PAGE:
OF RACES AND RACISM: THE 1936 NAZI OLYMPICS IN THE WOLFSONIAN LIBRARY COLLECTION
Imagine, if you will, you are in Berlin in the summer of 1936, attending the “Nazi” Olympic Games, played under the watchful eyes of Germany’s Fuehrer, Adolf Hitler.
Imagine that you are there, not as a spectator, but as a U.S. athlete set to compete in the 400-meter relay team. You have been there practicing for two whole weeks. Then, one day before the scheduled competition, you and another teammate are pulled from the team and replaced in a last-minute switch.
There is no need to use your imagination, as the events described above actually did happen. As a result of that last-minute maneuver, Jesse Owens (1913-1980) and Ralph Metcalfe (1910-1978) replaced the two excluded athletes and won Olympic Gold.
What did the two benched sprinters have in common? Both Martin (“Marty”) Glickman (1917-2001) and Sam Stoller (1915-1985) were Jewish—the only two Jews on the 66 person U.S. track team, and the only two team members not permitted to compete in the games for reasons other than health. Speculation at the time was that they had been deliberately excluded as a result of the actions of U.S. Olympic Committee Chairman Avery Brundage (1887-1975).
ASSOCIATED PRESS PHOTOGRAPH OF
FOY DRAPER, MARTIN GLICKMAN, SAM STOLLER, AND MATTHEW ROBINSON
ABOARD THE SS MANHATTAN EN-ROUTE TO THE 1936 OLYMPIC GAMES
Written, produced, and directed by James Freedman, a recent documentary simply titled: Glickman aired on HBO this past Monday, dealing not only with the controversy, but also with Glickman’s later career as one of America’s most renowned sportscasters.
Speculation that anti-Semitism was at the heart of the mysterious exclusion of the athletes appears to have been validated by a wealth of circumstantial evidence. Brundage, who was most certainly sympathetic to the Nazi regime, visited Germany after 1934 when German Jews were being excluded from participating in sports competitions, and denied seeing any evidence of exclusion or persecution. The Chairman afterwards zealously fought to keep the United States from boycotting the Nazi Olympic Games, even alleging that proponents of the boycott were part of a “Jewish-Communist conspiracy.” Brundage later became one of the founding members of the America First Committee, a group advocating American non-intervention in the Second World War, and was joined in that group by assistant track coach Dean Cromwell. Certainly, the preponderance of circumstantial evidence lends credence to the controversy and to rumors that the U.S. Olympic Committee Chair may have been a covert Nazi “Quisling”—a Nazi sympathizer and Fifth Columnist collaborator.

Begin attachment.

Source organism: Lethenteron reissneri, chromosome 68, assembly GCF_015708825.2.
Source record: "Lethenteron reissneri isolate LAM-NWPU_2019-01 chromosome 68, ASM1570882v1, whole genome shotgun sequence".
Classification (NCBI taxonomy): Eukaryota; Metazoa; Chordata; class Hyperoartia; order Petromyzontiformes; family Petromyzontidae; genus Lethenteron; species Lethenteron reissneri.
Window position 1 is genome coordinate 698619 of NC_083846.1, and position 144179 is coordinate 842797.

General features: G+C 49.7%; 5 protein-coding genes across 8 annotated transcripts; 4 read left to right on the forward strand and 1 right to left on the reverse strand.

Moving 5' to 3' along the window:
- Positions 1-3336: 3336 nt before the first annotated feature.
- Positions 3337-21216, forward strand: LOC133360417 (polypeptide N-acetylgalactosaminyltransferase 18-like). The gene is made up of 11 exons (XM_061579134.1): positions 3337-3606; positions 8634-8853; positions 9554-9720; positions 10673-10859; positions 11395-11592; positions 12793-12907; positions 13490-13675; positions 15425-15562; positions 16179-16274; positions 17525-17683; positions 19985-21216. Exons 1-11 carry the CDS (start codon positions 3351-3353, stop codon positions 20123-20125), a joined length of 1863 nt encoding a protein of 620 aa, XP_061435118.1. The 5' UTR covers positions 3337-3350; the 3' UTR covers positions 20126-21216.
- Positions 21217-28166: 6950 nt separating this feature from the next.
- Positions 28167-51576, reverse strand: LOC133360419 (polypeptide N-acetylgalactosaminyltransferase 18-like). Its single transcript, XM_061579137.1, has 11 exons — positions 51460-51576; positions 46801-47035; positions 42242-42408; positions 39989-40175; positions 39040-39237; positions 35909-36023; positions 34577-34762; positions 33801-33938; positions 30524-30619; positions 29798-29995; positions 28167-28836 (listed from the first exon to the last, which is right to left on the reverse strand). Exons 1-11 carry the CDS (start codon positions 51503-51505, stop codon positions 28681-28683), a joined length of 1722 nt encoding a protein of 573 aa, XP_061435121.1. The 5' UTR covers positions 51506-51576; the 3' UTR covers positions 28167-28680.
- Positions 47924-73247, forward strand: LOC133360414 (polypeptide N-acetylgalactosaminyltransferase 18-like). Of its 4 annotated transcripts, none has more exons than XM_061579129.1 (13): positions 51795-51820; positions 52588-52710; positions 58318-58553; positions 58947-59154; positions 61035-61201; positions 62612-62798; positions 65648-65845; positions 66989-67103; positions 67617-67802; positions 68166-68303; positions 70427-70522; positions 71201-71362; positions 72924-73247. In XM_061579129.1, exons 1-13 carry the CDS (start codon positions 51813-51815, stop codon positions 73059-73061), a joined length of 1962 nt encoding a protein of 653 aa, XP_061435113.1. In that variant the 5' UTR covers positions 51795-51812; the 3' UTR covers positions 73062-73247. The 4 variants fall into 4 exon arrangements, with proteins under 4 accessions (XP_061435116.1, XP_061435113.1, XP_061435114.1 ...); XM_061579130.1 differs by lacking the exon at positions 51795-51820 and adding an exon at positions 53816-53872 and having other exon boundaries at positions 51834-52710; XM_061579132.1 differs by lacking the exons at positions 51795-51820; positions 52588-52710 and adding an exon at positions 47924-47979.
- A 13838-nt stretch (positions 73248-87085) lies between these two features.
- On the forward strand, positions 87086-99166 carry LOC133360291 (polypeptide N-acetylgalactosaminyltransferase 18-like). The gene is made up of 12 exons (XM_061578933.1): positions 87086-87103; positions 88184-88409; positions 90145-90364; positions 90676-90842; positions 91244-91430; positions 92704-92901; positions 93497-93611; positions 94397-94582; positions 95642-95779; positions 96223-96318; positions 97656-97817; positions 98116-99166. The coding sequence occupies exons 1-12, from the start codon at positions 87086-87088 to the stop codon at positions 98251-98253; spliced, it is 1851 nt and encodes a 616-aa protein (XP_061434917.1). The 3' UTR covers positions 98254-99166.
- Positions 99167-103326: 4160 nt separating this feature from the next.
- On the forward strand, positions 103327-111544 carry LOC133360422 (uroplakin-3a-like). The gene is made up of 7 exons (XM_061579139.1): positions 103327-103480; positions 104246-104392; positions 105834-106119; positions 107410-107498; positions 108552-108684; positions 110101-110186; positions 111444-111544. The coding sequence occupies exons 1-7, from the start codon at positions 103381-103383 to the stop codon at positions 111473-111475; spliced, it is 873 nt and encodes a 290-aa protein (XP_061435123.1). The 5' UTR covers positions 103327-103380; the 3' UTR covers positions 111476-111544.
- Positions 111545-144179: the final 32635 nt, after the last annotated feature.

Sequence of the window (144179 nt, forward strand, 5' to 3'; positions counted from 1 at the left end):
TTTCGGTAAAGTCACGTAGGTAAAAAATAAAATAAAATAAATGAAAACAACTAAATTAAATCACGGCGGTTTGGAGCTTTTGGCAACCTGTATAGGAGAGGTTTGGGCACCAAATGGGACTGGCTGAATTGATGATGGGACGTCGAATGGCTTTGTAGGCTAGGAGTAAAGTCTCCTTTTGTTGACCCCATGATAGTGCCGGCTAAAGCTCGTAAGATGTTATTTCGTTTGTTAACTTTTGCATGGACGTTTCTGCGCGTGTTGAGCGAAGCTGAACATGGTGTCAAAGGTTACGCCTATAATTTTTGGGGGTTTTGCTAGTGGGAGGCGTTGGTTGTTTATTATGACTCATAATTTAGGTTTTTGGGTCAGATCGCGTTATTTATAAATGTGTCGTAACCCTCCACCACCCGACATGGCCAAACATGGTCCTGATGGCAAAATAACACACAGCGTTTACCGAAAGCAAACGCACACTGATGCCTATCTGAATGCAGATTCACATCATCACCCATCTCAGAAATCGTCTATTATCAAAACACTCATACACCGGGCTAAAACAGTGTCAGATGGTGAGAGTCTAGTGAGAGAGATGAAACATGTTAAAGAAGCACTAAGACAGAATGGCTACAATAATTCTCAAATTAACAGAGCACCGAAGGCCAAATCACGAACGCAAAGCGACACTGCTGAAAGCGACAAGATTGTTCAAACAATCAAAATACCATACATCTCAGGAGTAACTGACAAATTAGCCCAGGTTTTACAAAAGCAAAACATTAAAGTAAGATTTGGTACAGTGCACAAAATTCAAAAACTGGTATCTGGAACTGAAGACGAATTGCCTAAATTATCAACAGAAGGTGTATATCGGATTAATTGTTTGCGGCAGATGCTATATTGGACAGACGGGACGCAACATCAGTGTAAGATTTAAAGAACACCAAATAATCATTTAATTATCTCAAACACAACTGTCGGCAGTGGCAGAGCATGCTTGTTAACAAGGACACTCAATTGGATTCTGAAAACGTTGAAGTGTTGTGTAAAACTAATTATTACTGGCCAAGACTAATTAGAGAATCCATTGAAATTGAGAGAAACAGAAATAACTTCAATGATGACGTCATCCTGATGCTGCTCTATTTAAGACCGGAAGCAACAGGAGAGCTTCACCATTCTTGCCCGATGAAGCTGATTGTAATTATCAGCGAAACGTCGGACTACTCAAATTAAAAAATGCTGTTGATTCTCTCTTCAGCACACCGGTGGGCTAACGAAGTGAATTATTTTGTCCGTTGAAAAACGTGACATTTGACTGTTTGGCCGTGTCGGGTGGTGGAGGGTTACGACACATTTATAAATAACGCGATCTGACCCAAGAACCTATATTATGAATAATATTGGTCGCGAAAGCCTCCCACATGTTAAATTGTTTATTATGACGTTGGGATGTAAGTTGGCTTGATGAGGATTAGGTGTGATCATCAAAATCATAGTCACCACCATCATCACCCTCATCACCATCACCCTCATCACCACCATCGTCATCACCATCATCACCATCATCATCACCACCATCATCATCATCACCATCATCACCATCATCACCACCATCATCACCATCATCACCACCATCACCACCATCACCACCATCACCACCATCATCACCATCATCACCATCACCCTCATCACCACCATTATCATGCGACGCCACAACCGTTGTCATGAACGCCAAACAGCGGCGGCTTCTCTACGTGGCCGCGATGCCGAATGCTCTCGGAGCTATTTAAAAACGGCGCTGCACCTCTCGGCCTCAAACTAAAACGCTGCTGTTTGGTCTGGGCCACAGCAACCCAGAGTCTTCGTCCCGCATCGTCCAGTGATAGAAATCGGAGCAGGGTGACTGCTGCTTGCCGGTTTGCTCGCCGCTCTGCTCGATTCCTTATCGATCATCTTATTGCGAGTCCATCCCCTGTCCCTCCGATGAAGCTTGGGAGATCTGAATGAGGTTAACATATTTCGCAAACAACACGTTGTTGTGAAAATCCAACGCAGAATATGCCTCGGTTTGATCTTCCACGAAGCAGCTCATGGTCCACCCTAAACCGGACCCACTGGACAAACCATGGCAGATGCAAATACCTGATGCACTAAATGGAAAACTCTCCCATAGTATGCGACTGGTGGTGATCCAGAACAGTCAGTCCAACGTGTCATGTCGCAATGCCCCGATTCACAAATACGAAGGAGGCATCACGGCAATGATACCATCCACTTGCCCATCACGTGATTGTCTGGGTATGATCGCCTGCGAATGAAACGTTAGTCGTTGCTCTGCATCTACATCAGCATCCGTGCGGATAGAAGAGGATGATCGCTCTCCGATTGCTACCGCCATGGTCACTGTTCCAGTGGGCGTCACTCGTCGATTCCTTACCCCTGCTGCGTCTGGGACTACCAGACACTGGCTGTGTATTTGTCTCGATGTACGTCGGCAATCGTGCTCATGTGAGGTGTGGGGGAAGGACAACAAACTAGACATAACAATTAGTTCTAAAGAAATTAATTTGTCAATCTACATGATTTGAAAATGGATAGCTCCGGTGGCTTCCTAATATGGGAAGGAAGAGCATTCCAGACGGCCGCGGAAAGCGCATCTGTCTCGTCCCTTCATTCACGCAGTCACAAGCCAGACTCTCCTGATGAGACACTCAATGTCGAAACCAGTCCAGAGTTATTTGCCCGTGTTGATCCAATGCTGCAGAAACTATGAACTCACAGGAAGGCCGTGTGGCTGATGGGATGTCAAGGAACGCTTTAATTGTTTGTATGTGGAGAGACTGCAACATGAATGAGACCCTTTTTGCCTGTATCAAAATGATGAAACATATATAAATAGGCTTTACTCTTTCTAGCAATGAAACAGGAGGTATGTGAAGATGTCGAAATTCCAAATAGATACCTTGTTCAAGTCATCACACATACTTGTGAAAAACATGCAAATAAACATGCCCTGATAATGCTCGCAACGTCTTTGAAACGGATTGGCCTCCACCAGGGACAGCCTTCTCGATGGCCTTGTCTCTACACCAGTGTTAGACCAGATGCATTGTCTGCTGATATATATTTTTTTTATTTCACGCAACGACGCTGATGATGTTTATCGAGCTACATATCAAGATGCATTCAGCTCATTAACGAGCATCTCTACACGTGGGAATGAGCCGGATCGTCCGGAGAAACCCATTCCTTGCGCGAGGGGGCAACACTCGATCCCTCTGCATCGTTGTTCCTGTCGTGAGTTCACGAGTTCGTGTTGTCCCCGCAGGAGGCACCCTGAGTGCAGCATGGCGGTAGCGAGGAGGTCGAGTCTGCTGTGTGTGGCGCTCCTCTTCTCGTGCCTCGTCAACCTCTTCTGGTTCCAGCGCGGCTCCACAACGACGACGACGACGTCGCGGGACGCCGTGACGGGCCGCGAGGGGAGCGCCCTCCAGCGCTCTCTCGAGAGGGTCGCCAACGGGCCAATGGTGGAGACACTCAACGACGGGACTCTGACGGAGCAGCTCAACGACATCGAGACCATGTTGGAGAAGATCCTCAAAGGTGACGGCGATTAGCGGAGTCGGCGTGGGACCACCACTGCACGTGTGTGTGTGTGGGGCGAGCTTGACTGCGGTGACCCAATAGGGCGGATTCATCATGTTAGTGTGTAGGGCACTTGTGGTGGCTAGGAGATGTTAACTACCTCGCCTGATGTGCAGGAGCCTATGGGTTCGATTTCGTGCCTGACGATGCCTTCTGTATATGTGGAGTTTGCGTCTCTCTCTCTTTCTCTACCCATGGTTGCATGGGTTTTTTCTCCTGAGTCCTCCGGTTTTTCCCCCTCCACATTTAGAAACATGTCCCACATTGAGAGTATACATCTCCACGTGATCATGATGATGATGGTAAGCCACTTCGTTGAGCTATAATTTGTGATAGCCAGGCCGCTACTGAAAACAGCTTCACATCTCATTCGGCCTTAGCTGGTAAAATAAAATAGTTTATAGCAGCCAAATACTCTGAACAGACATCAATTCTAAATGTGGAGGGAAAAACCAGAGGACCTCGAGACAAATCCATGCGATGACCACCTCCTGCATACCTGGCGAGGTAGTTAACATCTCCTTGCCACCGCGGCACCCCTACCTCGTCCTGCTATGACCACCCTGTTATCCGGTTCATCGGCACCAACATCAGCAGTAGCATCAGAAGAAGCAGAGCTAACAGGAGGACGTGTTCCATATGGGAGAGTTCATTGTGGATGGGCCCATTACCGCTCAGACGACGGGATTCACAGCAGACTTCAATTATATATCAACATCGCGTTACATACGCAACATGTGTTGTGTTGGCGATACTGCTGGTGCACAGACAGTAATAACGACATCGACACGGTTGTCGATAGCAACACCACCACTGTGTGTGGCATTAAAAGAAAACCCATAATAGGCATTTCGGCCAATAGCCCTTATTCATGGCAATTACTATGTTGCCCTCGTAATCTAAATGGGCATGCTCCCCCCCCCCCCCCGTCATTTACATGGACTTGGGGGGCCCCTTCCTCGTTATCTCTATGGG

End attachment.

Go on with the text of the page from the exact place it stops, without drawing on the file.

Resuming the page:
It has been alleged that Brundage may had been contacted before the race by Hitler’s Minister of Propaganda, Joseph Goebbels, who wished to spare the Nazi leader the embarrassment of having to award in this most public forum gold medals to two Jews. The Olympic Games were of utmost interest to the Nazi leader, and a large number of commemorative works were published promoting the games and the Nazi racial agenda.
COVER ILLUSTRATION BY JOHANN KLUSKA
GIFT OF NICHOLAS BLAGA
Just as Hitler had tapped filmmaker and photographer extraordinaire Leni Riefenstahl (1902-2003) to introduce him to the German people with her propaganda film of the Nuremberg Rallies, Triumph of the Will, the Fuehrer also had her “document” the Berlin Olympic Games. Riefenstahl had a real gift for capturing spectacle on film, and her brilliant “documentary” Olympia would give the international community its first positive images of the Nazi Regime.
Riefenstahl also published several photograph books in the same period presenting the Nazi Olympics in the best possible light.
Given America’s own checkered racial politics in the 1930s, it was certainly heartening and helpful for Americans to see African-American athlete Jesse Owens winning Olympic gold and helping to dispel the Nazi myth of the Aryan master race and “ubermensch.” But considering just how prevalent anti-Semitism was in the same period, it might have been just as inspiring for the world to have been able to witness two Jewish sprinters being awarded gold medals at the Nazi Olympic Games.